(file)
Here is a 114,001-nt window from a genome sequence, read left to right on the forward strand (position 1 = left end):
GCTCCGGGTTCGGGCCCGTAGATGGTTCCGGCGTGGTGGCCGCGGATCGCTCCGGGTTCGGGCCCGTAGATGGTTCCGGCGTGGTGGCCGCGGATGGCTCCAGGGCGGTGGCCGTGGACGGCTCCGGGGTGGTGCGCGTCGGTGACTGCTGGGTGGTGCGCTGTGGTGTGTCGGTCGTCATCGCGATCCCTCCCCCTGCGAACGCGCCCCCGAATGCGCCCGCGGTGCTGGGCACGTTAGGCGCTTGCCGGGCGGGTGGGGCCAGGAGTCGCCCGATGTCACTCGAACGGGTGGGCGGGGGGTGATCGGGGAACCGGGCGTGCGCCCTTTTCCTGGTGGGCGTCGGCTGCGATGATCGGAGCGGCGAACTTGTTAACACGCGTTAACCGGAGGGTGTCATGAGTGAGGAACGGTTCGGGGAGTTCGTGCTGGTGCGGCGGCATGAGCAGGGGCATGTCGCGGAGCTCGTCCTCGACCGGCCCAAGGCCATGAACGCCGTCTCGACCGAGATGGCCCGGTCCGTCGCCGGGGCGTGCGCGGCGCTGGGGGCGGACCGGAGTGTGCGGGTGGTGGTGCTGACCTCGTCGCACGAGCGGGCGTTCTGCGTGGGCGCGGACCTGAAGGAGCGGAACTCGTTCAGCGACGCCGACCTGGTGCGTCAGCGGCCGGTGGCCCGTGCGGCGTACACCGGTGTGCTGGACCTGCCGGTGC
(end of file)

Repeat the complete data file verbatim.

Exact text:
Here is a 114,001-nt window from a genome sequence, read left to right on the forward strand (position 1 = left end):
GCTCCGGGTTCGGGCCCGTAGATGGTTCCGGCGTGGTGGCCGCGGATCGCTCCGGGTTCGGGCCCGTAGATGGTTCCGGCGTGGTGGCCGCGGATGGCTCCAGGGCGGTGGCCGTGGACGGCTCCGGGGTGGTGCGCGTCGGTGACTGCTGGGTGGTGCGCTGTGGTGTGTCGGTCGTCATCGCGATCCCTCCCCCTGCGAACGCGCCCCCGAATGCGCCCGCGGTGCTGGGCACGTTAGGCGCTTGCCGGGCGGGTGGGGCCAGGAGTCGCCCGATGTCACTCGAACGGGTGGGCGGGGGGTGATCGGGGAACCGGGCGTGCGCCCTTTTCCTGGTGGGCGTCGGCTGCGATGATCGGAGCGGCGAACTTGTTAACACGCGTTAACCGGAGGGTGTCATGAGTGAGGAACGGTTCGGGGAGTTCGTGCTGGTGCGGCGGCATGAGCAGGGGCATGTCGCGGAGCTCGTCCTCGACCGGCCCAAGGCCATGAACGCCGTCTCGACCGAGATGGCCCGGTCCGTCGCCGGGGCGTGCGCGGCGCTGGGGGCGGACCGGAGTGTGCGGGTGGTGGTGCTGACCTCGTCGCACGAGCGGGCGTTCTGCGTGGGCGCGGACCTGAAGGAGCGGAACTCGTTCAGCGACGCCGACCTGGTGCGTCAGCGGCCGGTGGCCCGTGCGGCGTACACCGGTGTGCTGGACCTGCCGGTGC